Senators Ready a Bill on Greenhouse Gases
Wednesday, September 30, 2009
The Senate Environment and Public Works Committee will unveil a bill Wednesday that aims to make deep cuts in U.S. greenhouse-gas emissions in the near and long term while setting a limit on the cost of carbon allowances, according to several sources and a close-to-final version of the bill obtained by The Washington Post.
The bill, which is still being revised, would make it easier for businesses to compensate for their carbon pollution by expanding the available pool of domestic offsets by 40 percent compared with the House-passed climate bill authored by Reps. Henry A. Waxman (D-Calif.) and Edward J. Markey (D-Mass.). It does not specify how pollution allowances would be allocated, which is sure to be a key battle as the bill moves forward.
The Senate bill, authored by Environment and Public Works Committee Chairman Barbara Boxer (D-Calif.) and Foreign Relations Committee Chairman John F. Kerry (D-Mass.), has a mix of provisions targeted at both liberals and conservatives. It calls for cutting the nation's emissions 20 percent from 2005 levels by 2020 and 83 percent by 2050 -- deeper reductions than in the House bill. It is also deficit-neutral and would make carbon offsets more affordable.
"It's not just movement in our direction," said David Doniger, policy director of the climate center at the Natural Resources Defense Council, an advocacy group.
Still, environmentalists hailed the bill as an ambitious effort to address global warming while providing some reassurances to the U.S. business community. It includes provisions aimed at curbing speculation in the carbon market -- a concern of senators such as Byron Dorgan (D-N.D.) -- and would reserve some carbon allowances in a market-stability fund that would help ensure that the price of those allowances would not exceed $28 per ton. This provision, known as a "carbon collar," would not be likely to kick in for some time, since the Congressional Budget Office has predicted that the cost of carbon under a cap-and-trade system would probably be $26 per ton by 2019. That is what a company would pay to compensate for each ton of carbon pollution it emits.
Daniel J. Weiss, a senior fellow at the Center for American Progress, a liberal think tank, said the provisions amount to "a safety net to ensure that cleanup costs remain affordable. The draft Boxer-Kerry bill provides a solid foundation for Senate action on clean-energy-jobs legislation."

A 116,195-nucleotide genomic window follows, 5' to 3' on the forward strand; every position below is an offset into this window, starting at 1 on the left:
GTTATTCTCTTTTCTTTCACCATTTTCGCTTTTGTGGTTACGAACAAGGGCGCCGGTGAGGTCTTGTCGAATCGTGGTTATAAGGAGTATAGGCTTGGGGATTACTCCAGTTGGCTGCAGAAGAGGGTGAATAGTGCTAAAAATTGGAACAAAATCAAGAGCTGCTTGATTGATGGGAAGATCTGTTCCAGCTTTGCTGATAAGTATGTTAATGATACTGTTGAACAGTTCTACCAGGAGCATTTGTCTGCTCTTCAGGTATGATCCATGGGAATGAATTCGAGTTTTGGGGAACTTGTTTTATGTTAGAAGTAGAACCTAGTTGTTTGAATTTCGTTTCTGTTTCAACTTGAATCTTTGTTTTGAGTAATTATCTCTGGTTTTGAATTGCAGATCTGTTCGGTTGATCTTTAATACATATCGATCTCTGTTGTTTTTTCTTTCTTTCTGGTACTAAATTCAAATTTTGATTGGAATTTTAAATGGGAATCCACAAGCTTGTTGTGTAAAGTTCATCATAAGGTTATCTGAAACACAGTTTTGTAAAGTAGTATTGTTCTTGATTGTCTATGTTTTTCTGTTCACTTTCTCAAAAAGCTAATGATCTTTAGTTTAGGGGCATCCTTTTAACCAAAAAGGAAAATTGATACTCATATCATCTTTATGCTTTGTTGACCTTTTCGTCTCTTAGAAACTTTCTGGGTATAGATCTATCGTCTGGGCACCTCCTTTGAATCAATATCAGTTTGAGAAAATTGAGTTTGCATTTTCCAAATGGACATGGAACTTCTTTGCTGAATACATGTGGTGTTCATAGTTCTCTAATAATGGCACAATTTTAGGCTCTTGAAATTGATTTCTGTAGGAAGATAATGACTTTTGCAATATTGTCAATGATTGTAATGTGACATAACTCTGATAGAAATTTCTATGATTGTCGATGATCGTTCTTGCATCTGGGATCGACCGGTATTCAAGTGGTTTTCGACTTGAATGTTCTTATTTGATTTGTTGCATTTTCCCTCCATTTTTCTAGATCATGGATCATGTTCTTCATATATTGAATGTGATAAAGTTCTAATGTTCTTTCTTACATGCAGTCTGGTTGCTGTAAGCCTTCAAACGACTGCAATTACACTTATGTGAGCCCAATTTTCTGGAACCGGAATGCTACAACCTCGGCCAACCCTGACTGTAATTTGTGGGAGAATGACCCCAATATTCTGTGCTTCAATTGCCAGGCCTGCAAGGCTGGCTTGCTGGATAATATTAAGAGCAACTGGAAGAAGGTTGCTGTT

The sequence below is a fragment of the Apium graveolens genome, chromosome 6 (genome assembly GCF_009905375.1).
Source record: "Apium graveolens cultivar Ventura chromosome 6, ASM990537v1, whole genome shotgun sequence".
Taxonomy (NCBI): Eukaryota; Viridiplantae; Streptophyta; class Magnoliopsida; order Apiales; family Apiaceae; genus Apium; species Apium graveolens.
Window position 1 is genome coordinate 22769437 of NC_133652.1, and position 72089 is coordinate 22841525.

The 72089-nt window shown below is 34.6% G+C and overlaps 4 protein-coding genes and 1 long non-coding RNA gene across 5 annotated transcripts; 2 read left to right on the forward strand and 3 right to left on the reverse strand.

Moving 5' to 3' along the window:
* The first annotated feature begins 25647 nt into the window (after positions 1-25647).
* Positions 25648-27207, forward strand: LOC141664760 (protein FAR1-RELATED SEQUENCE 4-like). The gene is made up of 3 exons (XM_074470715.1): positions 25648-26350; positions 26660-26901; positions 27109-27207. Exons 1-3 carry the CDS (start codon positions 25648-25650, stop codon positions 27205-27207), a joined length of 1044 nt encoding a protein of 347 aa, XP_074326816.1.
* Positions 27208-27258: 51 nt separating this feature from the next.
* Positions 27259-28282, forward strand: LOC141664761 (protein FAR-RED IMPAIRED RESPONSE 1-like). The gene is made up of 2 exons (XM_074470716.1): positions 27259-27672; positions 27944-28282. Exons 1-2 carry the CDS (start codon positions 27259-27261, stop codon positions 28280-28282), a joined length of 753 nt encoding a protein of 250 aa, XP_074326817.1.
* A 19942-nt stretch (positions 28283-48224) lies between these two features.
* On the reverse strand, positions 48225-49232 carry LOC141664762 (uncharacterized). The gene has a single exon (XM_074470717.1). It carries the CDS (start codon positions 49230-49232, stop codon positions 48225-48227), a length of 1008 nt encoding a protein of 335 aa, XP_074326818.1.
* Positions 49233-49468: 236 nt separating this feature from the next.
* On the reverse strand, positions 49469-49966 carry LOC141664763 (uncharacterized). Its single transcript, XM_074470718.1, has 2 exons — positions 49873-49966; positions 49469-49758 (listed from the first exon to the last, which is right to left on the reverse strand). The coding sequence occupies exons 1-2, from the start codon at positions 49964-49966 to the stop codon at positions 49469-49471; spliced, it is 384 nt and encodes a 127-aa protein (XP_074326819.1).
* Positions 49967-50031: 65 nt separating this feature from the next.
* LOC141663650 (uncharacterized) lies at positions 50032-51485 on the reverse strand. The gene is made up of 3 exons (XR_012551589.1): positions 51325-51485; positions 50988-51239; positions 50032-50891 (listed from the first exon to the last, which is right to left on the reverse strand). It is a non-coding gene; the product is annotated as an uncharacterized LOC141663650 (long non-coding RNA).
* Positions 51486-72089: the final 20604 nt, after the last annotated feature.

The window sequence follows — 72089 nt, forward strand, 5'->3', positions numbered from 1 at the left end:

The Senate bill also emphasizes transportation efficiency, with provisions designed to get communities of 200,000 or more to plan more public transportation and bike paths. It would preserve the Environmental Protection Agency's authority to regulate large sources of greenhouse gases, such as coal-fired power plants, a provision environmentalists had sought.
It is unclear whether Boxer and Kerry will be able to attract the kind of bipartisan support they are trying to win. Frank O'Donnell, who heads the advocacy group Clean Air Watch, hailed the measure, saying it "very well may be the high-water mark for strong action on climate in this Congress" because it would preserve the EPA's regulatory authority. But Bruce Josten, executive vice president for government affairs at the U.S. Chamber of Commerce, said t hat provision "will generate significant concern an d opposition by the business community."
Josten added that his group welcomes certain aspects of the bill, such as its inclusion of a nuclear power title that would provide money for worker training. But he said the lack of specifics on allowances "could be a contentious area" because, under the House bill, sectors such as the oil refinery industry "will pay 45 percent of the compliance costs but only received 2.25 percent" of the free pollution credits.
Tony Kreindler, spokesman for the Environmental Defense Fund, an advocacy group, sent an e-mail to reporters Tuesday morning, cautioning that the bill probably will change markedly in the coming weeks as the Senate Finance and Agriculture committees weigh in, along with several centrist legislators who want to modify it, such as Sens. Thomas R. Carper (D-Del.) and Joseph I. Lieberman (I-Conn.).
"Though the process sounds daunting, complex processes are part and parcel of passing major legislation," Kreindler wrote. "The most important thing is that the draft be taken for what it is: a starting point that Senators can work with, tailor and pass."